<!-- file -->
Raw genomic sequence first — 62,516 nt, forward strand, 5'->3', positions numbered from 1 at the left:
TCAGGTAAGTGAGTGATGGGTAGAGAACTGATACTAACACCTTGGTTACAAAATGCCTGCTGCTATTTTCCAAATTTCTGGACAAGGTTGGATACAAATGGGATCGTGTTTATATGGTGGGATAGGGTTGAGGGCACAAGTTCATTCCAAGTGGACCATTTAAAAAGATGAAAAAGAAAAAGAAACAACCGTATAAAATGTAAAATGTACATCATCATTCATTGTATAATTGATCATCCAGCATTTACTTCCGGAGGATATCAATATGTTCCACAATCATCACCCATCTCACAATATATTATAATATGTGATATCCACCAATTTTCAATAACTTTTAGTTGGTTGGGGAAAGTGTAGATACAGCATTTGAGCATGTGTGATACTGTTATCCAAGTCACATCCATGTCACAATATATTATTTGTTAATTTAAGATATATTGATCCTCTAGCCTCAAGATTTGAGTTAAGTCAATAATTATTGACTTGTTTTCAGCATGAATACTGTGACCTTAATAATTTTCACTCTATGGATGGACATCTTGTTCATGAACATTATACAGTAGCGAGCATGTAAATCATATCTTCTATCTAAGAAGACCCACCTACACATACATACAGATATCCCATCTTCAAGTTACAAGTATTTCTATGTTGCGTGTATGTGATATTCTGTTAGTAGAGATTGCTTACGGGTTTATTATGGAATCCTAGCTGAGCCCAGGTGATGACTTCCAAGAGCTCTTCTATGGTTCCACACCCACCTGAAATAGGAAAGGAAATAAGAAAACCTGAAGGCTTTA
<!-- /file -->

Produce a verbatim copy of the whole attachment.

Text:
Raw genomic sequence first — 62,516 nt, forward strand, 5'->3', positions numbered from 1 at the left:
TCAGGTAAGTGAGTGATGGGTAGAGAACTGATACTAACACCTTGGTTACAAAATGCCTGCTGCTATTTTCCAAATTTCTGGACAAGGTTGGATACAAATGGGATCGTGTTTATATGGTGGGATAGGGTTGAGGGCACAAGTTCATTCCAAGTGGACCATTTAAAAAGATGAAAAAGAAAAAGAAACAACCGTATAAAATGTAAAATGTACATCATCATTCATTGTATAATTGATCATCCAGCATTTACTTCCGGAGGATATCAATATGTTCCACAATCATCACCCATCTCACAATATATTATAATATGTGATATCCACCAATTTTCAATAACTTTTAGTTGGTTGGGGAAAGTGTAGATACAGCATTTGAGCATGTGTGATACTGTTATCCAAGTCACATCCATGTCACAATATATTATTTGTTAATTTAAGATATATTGATCCTCTAGCCTCAAGATTTGAGTTAAGTCAATAATTATTGACTTGTTTTCAGCATGAATACTGTGACCTTAATAATTTTCACTCTATGGATGGACATCTTGTTCATGAACATTATACAGTAGCGAGCATGTAAATCATATCTTCTATCTAAGAAGACCCACCTACACATACATACAGATATCCCATCTTCAAGTTACAAGTATTTCTATGTTGCGTGTATGTGATATTCTGTTAGTAGAGATTGCTTACGGGTTTATTATGGAATCCTAGCTGAGCCCAGGTGATGACTTCCAAGAGCTCTTCTATGGTTCCACACCCACCTGAAATAGGAAAGGAAATAAGAAAACCTGAAGGCTTTA